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GCVI breakfast club just another way of giving back to community

This Following Up feature takes a look at another of Church of the Apostles' ongoing efforts to address food insecurity

Across the street from Guelph Collegiate Vocational Institute, a free meal awaits students.

The Church of the Apostles operates a breakfast program on behalf of the high school, part of the congregation's efforts to address food insecurity in the community.

Starting in 1998, the program operates in the parish hall of the church every weekday morning from 7:45 until 9 a.m., providing students with yogurt, muffins, bagels, eggs, fruits, vegetables and other breakfast items.

Before the pandemic, the number of students who accessed the program ranged from about 50 to 200 a week. Now that students have returned to the classroom, Rev. Naomi Miller from The Church of the Apostles said they are also waiting for students to come back.

"We want the word to get out that we're ready," said Miller, noting no students have access to the program this week.

Grace and Mark Evans have been volunteering with the program since it opened 24 years ago. Grace said they call it ‘The Breakfast Club’ because all students are welcome.

“It became a neat gathering place meeting all kinds of needs,” said Grace, noting the space has been used by the student council and the rugby team. 

Besides clubs and sports teams, Mark said a lot of international students also have breakfast at the breakfast club.

“We had a pair (of exchange students) from Italy who didn’t want to go home because they lived on opposite ends of Italy, who would have never met, but they met here,” said Mark, who attended GCVI for three years.

For some students, Grace said the breakfast club provides food that may not always be available at home. Grace recalls a conversation with a former GCVI student who accessed the program, which helped them prepare for the day.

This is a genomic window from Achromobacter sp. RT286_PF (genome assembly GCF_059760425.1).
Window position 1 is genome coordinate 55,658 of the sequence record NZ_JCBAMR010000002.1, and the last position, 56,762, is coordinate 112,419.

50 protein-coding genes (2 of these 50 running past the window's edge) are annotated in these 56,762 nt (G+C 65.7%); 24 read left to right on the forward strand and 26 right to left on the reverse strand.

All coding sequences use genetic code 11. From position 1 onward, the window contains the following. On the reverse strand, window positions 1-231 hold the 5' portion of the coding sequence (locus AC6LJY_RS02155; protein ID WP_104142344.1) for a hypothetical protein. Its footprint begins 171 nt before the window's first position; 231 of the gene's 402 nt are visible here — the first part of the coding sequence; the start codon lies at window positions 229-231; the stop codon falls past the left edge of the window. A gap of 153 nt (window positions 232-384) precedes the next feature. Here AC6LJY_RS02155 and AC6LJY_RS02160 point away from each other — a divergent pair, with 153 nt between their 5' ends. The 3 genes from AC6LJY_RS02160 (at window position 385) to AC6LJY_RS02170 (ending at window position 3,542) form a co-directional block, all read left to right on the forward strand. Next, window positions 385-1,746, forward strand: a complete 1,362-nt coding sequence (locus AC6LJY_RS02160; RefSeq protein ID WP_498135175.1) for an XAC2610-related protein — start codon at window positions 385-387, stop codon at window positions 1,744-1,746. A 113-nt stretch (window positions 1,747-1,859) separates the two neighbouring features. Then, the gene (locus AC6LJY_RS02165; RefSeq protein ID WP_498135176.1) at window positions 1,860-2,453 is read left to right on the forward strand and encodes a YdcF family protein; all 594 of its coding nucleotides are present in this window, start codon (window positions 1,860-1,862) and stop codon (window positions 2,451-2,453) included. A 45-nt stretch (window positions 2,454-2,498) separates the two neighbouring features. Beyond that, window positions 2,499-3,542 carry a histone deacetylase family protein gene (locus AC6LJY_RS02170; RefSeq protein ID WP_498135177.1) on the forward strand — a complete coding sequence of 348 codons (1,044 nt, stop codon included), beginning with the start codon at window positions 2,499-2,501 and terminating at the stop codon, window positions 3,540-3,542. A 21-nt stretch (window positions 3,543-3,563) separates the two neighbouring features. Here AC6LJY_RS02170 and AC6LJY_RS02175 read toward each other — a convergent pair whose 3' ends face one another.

“He’s in university now and he said he never knew if there would be food at home because his mother was on assistance, and so sometimes they didn’t, but he knew there was food here, so it motivated him to get up," said Grace.

The program can also have lasting impacts on a student, which is the case for GCVI alumni and breakfast club volunteer, Amanda Hoffman. She said there is no judgment at the breakfast club and everyone is welcome. 

"It truly speaks to my heart," said Hoffman about the program. "I grew up in a not very good home, so breakfast club for me was a safe space for me where I could have calmness, and having guidance and understanding that not everyone's lives look like this, so it gave me the motivation to try and give back and to understand that just because that's the house I knew, that that's not how everyone else's lives are."

The program is made possible by funding from the Children’s Foundation of Guelph, Wellington and Dufferin and the Canada Nutrition Program. In the past, Loblaws and the Egg Marketing Board have also supported the program.

Out of 30 local breakfast programs run by the Children's Foundation, Mark said the GCVI breakfast program is the only program in the area that is not in a school. 

"So that was hard for them too (the pandemic) because I don't know if they managed during that time. Here we provided bag lunches," said Mark. 

Grace explains the current funding is adequate for the needs of the program, but said they are noticing more people lining up for the Food Bank and don't know how it will impact the students at GCVI.

"We know more people are experiencing food insecurity, and once students realize this is where they can get food, we're wondering what our numbers would look like," said Grace.

Miller said fitting needs and capacity for food takes work and effort, but the church is in a good location and has amazing volunteers.

“It’s a gift that those sets of resources have come together in a way to allow this to happen, because the church couldn't do it without those financial resources, but the Children's Foundation can't do it without people to turn those resources into meals,” said Miller.

“Guelph is a community that wants to take care of one another and the breakfast club was a really clear way where you could look at the breakfast club and say, ‘That is doing something significant and I want to be a part of it.'"

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Ariel Deutschmann

About the Author: Ariel Deutschmann

Ariel Deutschmann is a feature writer and reporter who covers community events, businesses, social initiatives, human interest stories and more involving Guelph and Wellington County
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